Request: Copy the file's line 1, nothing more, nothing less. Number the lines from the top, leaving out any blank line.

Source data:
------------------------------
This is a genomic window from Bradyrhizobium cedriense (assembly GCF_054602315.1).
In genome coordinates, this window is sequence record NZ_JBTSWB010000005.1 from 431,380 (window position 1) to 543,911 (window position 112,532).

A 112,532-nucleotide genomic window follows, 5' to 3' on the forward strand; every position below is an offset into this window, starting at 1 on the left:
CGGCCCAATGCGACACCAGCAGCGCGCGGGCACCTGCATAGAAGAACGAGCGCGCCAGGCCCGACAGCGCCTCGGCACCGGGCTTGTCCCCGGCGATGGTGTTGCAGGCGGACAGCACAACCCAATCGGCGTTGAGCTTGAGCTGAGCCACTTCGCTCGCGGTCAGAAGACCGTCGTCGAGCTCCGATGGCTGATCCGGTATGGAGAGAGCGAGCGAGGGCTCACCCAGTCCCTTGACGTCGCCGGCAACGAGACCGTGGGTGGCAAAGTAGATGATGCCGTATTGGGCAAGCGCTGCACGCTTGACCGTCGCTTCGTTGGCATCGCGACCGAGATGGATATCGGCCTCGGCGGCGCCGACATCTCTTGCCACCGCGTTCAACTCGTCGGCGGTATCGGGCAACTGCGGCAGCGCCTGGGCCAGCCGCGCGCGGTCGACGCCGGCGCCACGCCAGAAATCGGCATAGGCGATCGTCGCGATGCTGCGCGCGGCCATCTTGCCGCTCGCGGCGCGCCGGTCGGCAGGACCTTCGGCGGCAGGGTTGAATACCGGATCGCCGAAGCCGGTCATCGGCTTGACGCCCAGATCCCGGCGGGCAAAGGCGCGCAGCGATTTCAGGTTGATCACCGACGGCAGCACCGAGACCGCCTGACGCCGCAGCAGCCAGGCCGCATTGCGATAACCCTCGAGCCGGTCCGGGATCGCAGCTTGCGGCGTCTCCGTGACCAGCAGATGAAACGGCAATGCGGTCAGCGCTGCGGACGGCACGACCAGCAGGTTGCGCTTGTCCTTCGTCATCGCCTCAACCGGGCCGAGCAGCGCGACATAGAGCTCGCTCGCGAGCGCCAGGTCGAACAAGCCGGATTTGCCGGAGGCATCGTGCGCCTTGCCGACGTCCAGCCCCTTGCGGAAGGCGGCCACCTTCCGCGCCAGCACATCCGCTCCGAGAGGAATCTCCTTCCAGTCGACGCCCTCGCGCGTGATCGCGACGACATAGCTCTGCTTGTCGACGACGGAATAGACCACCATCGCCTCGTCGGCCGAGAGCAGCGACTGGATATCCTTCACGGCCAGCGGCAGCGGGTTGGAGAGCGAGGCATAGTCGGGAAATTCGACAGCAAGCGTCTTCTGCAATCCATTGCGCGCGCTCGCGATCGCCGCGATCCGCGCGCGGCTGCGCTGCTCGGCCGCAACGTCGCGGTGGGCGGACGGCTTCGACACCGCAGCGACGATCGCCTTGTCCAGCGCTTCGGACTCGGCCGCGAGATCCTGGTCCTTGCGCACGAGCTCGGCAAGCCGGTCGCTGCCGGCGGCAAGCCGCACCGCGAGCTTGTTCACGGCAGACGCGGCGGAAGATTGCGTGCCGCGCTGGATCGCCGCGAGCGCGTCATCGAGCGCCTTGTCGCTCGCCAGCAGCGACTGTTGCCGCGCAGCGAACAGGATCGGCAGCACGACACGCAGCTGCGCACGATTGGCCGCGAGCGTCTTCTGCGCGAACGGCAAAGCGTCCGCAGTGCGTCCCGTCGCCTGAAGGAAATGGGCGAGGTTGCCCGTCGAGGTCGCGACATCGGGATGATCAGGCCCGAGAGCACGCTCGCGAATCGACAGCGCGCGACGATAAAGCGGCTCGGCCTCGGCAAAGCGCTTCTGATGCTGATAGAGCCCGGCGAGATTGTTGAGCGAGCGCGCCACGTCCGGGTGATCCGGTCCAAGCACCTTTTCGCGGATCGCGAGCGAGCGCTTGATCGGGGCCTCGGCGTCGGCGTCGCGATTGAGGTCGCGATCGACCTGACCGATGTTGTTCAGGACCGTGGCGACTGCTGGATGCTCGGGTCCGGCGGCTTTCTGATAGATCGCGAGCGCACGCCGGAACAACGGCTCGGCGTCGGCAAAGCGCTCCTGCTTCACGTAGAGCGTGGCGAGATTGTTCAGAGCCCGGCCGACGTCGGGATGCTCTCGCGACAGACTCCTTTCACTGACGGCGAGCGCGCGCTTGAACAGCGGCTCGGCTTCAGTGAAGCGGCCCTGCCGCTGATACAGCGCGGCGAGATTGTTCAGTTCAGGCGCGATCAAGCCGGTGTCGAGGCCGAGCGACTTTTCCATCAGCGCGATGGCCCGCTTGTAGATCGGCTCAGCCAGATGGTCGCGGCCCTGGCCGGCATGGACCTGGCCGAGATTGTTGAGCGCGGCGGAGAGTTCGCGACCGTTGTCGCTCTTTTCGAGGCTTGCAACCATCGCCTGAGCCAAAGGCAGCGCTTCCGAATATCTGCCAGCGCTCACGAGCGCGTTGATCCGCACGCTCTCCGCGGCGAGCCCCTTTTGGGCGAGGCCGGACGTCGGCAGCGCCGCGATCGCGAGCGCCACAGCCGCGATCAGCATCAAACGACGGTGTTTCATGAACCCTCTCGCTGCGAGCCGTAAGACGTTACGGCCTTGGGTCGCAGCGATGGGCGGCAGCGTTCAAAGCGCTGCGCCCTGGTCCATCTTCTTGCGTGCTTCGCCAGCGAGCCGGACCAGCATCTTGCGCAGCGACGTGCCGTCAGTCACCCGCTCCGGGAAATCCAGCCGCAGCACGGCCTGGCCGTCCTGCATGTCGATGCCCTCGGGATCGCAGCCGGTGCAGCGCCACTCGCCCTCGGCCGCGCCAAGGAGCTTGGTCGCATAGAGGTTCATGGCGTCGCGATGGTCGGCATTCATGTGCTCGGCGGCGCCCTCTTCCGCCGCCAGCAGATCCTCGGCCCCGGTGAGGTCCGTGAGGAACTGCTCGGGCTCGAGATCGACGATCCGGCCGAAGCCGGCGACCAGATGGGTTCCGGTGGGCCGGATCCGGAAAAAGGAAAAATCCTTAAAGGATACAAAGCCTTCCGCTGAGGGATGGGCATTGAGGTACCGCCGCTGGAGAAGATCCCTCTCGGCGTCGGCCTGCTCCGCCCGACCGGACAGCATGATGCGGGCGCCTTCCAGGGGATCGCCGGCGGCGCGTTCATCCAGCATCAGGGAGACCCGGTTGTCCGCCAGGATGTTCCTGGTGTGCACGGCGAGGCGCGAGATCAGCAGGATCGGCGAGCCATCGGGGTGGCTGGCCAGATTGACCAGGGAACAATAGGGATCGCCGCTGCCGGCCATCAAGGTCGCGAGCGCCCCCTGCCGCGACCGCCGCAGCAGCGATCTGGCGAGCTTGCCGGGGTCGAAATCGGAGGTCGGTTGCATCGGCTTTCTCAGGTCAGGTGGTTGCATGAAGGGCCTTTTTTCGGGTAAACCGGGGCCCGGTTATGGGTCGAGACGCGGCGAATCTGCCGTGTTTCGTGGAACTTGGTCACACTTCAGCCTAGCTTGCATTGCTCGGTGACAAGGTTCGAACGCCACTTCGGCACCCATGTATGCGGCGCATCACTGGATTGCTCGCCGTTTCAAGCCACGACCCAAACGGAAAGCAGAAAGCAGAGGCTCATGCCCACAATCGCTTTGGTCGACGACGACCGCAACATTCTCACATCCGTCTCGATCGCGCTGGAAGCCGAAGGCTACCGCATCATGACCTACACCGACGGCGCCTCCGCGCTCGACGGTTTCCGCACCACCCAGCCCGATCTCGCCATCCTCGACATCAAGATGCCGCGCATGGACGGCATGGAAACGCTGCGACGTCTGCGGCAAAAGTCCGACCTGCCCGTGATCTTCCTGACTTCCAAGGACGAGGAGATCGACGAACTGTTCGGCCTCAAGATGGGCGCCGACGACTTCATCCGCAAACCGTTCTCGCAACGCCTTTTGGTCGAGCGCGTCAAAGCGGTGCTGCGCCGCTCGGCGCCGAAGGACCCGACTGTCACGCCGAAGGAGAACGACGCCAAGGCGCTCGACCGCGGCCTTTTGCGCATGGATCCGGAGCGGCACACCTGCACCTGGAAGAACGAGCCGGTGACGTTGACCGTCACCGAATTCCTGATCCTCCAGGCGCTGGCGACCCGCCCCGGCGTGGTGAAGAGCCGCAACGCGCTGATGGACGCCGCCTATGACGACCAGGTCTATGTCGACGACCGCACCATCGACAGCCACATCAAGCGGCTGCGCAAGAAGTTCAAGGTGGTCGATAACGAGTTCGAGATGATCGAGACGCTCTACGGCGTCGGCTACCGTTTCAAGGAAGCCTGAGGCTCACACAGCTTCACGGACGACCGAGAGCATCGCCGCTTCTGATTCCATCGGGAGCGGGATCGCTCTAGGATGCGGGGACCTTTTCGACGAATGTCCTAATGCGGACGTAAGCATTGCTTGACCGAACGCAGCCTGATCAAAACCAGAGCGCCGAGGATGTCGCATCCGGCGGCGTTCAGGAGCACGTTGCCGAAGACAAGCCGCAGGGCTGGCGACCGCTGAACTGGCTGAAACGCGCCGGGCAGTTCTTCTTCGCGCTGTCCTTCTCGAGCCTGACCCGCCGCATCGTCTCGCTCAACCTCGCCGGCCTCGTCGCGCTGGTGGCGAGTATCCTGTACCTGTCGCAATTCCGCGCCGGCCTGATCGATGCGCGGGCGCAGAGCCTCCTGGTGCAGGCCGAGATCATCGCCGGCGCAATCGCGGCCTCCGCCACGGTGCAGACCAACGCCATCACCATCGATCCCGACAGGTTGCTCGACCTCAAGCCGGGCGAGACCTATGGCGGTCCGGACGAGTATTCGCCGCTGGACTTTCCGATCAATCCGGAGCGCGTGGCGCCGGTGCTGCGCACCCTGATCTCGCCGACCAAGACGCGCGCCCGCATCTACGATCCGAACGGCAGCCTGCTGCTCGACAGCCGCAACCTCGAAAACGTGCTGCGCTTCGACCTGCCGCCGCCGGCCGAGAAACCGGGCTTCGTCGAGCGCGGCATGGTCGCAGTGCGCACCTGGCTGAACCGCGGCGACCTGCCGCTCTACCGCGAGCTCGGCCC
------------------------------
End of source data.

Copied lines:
This is a genomic window from Bradyrhizobium cedriense (assembly GCF_054602315.1).